Harris also highlighted her own plan to cut taxes on the middle class. Under her plan, married couples filing jointly who earn less than $100,000 per year would be eligible for a $6,000 tax credit. Single-filers earning less than $50,000 per year would receive a $3,000 tax credit.
8:45 p.m. – General Motors strikes get a quick mention
Moderators asked candidates to explain how they would compel companies like General Motors to make investments in the U.S., noting the automaker used to be the top employer in Ohio but now ranks 72nd in the state.
GM employees in the United Auto Workers union have been on strike for the last month. Booker said unions should be strengthened but did not answer how he would convince GM to bring jobs back to the U.S.
Earlier in the debate, Democrats disagreed on how to address the impact of automation on jobs. Yang has made addressing automation a central part of his campaign, saying downplaying the issue is irresponsible.
8:30 p.m. – Harris says ‘women will die’ under abortion restrictions
During a conversation on healthcare, Harris highlighted a lack of focus on reproductive rights. She said women will die under new abortion restrictions being passed by Republican-led state legislatures across the country.
Abortion rights have largely gone ignored during the Democratic debates. The moderators quickly moved on to another issue shortly after Harris finished speaking.
8:20 p.m. – Warren pressured on Medicare for All
Warren was asked to definitively state whether taxes will go up for middle-class families under her Medicare for All healthcare plan, which would expand Medicare to cover Americans under a single-payer government-run system.
She initially dodged the question which attracted criticism from Buttigieg. The South Bend, Ind. Mayor slammed Warren for misleading Midwest voters, saying it’s an example of what Americans hate about Washington.
Warren said costs will go up for the wealthy and corporations, but she would not sign a bill that doesn’t decrease costs for middle-class families.
Sanders, who has championed Medicare for All and said he “wrote the damn bill,” laid it out more clearly. He said premiums, deductibles and co-payments would be eliminated, offsetting an increase in taxes that would be needed to pay for the program.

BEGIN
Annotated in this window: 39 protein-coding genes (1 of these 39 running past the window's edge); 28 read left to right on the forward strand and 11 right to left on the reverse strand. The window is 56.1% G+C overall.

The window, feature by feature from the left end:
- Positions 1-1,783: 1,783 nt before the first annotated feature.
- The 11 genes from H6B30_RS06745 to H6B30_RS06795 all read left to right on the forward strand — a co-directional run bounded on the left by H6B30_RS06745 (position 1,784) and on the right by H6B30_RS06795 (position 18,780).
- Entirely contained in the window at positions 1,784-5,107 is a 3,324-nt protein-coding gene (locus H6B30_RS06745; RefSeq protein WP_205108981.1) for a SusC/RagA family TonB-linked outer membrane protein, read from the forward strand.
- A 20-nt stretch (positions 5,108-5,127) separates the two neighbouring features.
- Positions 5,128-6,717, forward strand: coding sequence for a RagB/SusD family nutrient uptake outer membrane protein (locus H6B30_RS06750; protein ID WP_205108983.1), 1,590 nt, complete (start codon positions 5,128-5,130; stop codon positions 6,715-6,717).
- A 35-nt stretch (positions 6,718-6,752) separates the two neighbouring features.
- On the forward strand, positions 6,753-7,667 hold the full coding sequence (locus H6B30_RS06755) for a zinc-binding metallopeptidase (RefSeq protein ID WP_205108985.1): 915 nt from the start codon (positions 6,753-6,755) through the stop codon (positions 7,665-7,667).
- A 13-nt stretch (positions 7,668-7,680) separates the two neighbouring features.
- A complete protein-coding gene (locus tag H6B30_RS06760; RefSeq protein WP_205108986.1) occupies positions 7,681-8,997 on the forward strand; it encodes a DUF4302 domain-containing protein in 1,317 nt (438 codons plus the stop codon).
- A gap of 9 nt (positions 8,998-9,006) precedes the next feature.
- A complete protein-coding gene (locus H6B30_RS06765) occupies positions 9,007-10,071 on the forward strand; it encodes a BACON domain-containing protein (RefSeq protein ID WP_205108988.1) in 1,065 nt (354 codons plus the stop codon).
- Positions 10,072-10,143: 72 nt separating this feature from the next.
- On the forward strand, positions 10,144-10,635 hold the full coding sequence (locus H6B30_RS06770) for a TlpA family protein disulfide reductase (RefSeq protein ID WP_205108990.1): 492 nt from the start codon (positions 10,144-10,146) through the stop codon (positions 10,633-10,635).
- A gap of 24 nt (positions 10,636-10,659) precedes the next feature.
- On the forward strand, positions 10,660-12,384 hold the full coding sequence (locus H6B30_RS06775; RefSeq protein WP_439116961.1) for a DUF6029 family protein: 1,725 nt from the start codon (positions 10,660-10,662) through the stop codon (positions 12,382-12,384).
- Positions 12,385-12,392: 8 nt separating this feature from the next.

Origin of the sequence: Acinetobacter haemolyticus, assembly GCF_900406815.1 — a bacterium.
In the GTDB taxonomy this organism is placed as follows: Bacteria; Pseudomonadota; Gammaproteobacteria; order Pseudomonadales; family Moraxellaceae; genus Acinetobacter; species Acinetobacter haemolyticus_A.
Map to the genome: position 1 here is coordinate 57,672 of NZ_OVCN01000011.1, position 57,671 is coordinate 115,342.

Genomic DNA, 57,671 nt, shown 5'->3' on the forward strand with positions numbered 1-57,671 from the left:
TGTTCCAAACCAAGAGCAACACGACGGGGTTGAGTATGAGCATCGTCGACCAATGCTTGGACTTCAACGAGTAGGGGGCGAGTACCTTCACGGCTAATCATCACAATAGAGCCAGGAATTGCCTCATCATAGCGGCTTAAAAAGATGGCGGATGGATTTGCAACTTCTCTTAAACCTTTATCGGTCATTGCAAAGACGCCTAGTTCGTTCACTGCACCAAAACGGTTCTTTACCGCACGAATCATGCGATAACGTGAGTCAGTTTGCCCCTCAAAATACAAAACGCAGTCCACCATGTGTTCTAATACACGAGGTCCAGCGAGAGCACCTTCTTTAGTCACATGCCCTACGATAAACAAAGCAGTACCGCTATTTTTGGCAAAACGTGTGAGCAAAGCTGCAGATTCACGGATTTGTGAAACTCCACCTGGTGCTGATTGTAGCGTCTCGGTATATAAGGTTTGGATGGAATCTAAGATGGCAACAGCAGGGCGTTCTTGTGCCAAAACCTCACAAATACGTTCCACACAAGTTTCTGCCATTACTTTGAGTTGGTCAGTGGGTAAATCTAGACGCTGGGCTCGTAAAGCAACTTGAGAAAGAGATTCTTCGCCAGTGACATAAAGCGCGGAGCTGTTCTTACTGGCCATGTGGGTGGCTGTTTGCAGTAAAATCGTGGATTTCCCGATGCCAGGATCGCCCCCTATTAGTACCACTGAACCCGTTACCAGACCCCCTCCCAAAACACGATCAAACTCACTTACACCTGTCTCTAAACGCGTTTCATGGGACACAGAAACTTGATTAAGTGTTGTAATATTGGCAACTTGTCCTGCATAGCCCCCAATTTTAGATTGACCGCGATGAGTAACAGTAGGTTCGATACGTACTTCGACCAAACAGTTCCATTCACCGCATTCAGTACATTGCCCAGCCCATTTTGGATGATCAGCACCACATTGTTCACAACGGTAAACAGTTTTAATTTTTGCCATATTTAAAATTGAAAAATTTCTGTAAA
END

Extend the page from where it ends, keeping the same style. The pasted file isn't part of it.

“At least Bernie is being honest on this,” Klobuchar said.
8:05 p.m. – Impeachment kicks off the night
Primary candidates started off the night in agreement that Trump should be impeached.
Warren was given the first question, asked why Trump should be removed from office with only a year before voters will decide the next election. She said the impeachment process shows Trump and future presidents that he is not above the law.
House Democrats are several weeks into an impeachment inquiry meant to determine whether there is enough evidence to draft articles of impeachment against Trump. The president is accused of abusing his power to ask the Ukranian president to investigate Biden’s son and his foreign business dealings.
Sanders said Congress has “no choice” but to impeach Trump, who he called the most corrupt president in history. Sanders said Trump is using his position to advance his family’s business interests.
While Democrats argue Trump attempted to compel a foreign leader to benefit his reelection campaign, the president is leveling allegations of corruption against Biden. No Democrats have joined Trump’s attacks on Biden, but all of the primary candidates support an impeachment inquiry.
Biden criticized Trump for not cooperating with the inquiry.
Gabbard is the only sitting member of the U.S. House on the debate stage. She expressed some concern about partisan battles, warning that Trump will “feel exonerated” if the GOP-controlled Senate doesn’t vote to remove him from office.